You never know what you are in for when you agree to help with a “bug event” at your local park, nature center, museum, or zoo. This past Wednesday, July 11, I agreed to help out at the “sweep net station” during the “Big Day for Bugs” event at the Fountain Creek Nature Center in Fountain, Colorado. It was fun helping kids and their parents and guardians discover insects and spiders, and in the process I was surprised by one find in particular.
A part-time naturalist at the nature center decided to try his own hand at sweeping, and went out into a field adjacent to our table under the “grandfather cottonwood” tree. He deliberately swept through a patch of horsetails (Equisetum sp.) that rose amid the dry grasses and herbs. Fountain Creek Regional Park includes a natural riparian habitat and several artificial ponds, but the horsetails were not terribly close to water. Anyway, when he dumped his catch, one spider stood out immediately.
Among the usual crab spiders (Thomisidae family), long-jawed orb weavers (Tetragnathidae), and other jumping spiders (Salticidae), were several specimens of the bizarre Pike Slender Jumper, Marpissa pikei. “Slender” is being generous. They put Twiggy to shame and look to be on the verge of anorexia. I managed to fire off a few images of two of the more impressive male specimens before they found their way off the table and back into the field.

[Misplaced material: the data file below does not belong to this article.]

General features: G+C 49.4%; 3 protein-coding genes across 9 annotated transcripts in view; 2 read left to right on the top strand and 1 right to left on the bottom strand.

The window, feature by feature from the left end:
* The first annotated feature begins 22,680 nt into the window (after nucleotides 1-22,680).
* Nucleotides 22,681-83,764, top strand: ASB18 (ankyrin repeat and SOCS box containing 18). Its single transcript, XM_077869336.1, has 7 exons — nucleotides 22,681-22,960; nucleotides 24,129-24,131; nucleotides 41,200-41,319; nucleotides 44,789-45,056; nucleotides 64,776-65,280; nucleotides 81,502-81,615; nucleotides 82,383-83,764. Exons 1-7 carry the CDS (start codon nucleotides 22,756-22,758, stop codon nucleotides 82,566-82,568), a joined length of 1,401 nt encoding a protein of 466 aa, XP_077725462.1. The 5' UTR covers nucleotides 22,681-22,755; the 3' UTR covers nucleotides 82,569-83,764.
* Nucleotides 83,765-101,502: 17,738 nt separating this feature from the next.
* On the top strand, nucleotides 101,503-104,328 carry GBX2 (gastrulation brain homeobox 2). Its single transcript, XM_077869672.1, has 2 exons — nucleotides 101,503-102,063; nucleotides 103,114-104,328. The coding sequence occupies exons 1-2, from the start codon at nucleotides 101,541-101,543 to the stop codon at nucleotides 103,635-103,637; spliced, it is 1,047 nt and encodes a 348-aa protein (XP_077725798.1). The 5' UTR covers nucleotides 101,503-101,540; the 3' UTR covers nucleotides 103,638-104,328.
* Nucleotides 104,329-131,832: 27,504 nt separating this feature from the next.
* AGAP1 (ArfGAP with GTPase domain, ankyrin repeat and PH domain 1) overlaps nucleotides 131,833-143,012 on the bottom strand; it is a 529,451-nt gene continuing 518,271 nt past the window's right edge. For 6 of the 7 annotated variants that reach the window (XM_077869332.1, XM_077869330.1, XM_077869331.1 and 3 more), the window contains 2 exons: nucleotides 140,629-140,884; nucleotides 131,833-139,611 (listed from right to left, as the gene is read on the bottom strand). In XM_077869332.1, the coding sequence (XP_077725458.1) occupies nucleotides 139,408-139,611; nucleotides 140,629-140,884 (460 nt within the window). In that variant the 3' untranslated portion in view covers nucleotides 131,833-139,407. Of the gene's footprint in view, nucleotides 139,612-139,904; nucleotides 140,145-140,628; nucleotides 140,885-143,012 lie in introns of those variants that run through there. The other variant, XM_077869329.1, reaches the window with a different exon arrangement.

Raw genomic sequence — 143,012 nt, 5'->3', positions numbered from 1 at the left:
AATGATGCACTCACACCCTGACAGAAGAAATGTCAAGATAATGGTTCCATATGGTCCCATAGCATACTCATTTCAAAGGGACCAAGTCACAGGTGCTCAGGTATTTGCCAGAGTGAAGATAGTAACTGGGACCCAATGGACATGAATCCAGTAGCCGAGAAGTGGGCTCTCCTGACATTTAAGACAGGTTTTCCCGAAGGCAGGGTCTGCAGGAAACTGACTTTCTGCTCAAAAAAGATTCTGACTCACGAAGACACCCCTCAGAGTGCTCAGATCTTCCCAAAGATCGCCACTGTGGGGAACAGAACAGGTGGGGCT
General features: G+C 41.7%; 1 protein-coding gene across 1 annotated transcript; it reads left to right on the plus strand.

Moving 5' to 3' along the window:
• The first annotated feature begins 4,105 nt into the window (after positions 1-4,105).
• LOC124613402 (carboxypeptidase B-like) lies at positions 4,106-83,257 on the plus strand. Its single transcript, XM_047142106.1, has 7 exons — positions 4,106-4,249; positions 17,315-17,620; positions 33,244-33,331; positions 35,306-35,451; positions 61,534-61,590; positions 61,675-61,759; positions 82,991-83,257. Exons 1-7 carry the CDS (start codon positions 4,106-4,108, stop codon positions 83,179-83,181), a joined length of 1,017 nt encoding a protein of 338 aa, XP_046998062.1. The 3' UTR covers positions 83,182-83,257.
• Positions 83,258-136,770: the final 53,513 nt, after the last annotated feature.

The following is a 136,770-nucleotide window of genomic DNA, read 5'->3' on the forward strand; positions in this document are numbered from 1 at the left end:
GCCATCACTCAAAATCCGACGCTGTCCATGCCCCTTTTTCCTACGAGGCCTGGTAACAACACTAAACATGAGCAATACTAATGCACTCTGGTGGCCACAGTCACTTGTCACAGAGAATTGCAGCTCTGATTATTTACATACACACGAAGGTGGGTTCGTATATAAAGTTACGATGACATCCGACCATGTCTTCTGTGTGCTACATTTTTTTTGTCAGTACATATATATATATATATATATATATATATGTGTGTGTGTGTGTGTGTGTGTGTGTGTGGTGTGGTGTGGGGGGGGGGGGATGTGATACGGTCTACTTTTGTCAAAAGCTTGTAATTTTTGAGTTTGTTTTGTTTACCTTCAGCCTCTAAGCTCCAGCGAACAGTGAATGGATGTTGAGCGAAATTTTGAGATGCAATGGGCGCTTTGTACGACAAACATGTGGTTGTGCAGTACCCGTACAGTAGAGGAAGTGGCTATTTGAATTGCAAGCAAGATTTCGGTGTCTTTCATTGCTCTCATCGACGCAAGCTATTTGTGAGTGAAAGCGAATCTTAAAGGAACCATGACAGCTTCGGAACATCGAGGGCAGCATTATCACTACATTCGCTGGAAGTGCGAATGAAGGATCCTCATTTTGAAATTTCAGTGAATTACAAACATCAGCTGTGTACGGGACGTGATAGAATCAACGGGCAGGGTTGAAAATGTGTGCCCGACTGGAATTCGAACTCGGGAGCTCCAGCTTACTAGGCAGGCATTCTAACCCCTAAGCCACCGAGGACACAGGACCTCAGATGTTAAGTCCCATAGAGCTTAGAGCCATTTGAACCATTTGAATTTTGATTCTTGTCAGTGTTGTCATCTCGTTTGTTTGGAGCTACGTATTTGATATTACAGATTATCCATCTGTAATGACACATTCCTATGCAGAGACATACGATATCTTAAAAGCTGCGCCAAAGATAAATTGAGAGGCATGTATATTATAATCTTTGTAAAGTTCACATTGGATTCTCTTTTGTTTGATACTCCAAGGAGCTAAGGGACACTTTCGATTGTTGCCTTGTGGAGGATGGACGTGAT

Marpissa pikei ranges from the eastern U.S. and southeast Canada west to Nebraska and Arizona. I guess you can add Colorado to the map, too. These are not large spiders. Mature females measure 6.5-9.5 millimeters in body length, and males 6-8.2. The first pair of legs, however, are easily as long as the entire body, so the animal looks twice as big. Those heavy front legs are not the ones used to launch the arachnid in its jumps, but are used mostly to grab prey. They are not even used in walking, the spider using its other six legs for mobility.
The shape, pattern, and posture of the Pike Slender Jumper camouflages it very well as it waits in ambush in tall grass for a potential insect meal to come within striking distance. They are very alert and agile, as demonstrated in this video by Richard Walton.
Males make good use of those long legs in courtship displays, raising those limbs vertically, and elevating the abdomen to get a female’s attention.
Mature individuals of Marpissa pikei can be found from spring through fall, and even in the winter in Florida. The species is perhaps more abundant in arid habitats like beach grasses, dunes, and prairies than in other grassland communities.
Sources: Barnes, Robert D. 1958. “North American Jumping Spiders of the Subfamily Marpissinae (Araneae, Salticidae),” Am Mus Novit No. 1867: 1-50
Guarisco, Hank, Bruce Cutler, and Kenneth E. Kinman. 2001. “Checklist of Kansas Jumping Spiders,” Kansas School Naturalist vol. 47(1)
Gaddy, L.L. 2009. Spiders of the Carolinas. Duluth, Minnesota: Kollath+Stensaas Publishing. 208 pp.
Howell, W. Mike and Ronald L. Jenkins. 2004. Spiders of the Eastern United States: A Photographic Guide. Boston: Pearson Education. 383 pp.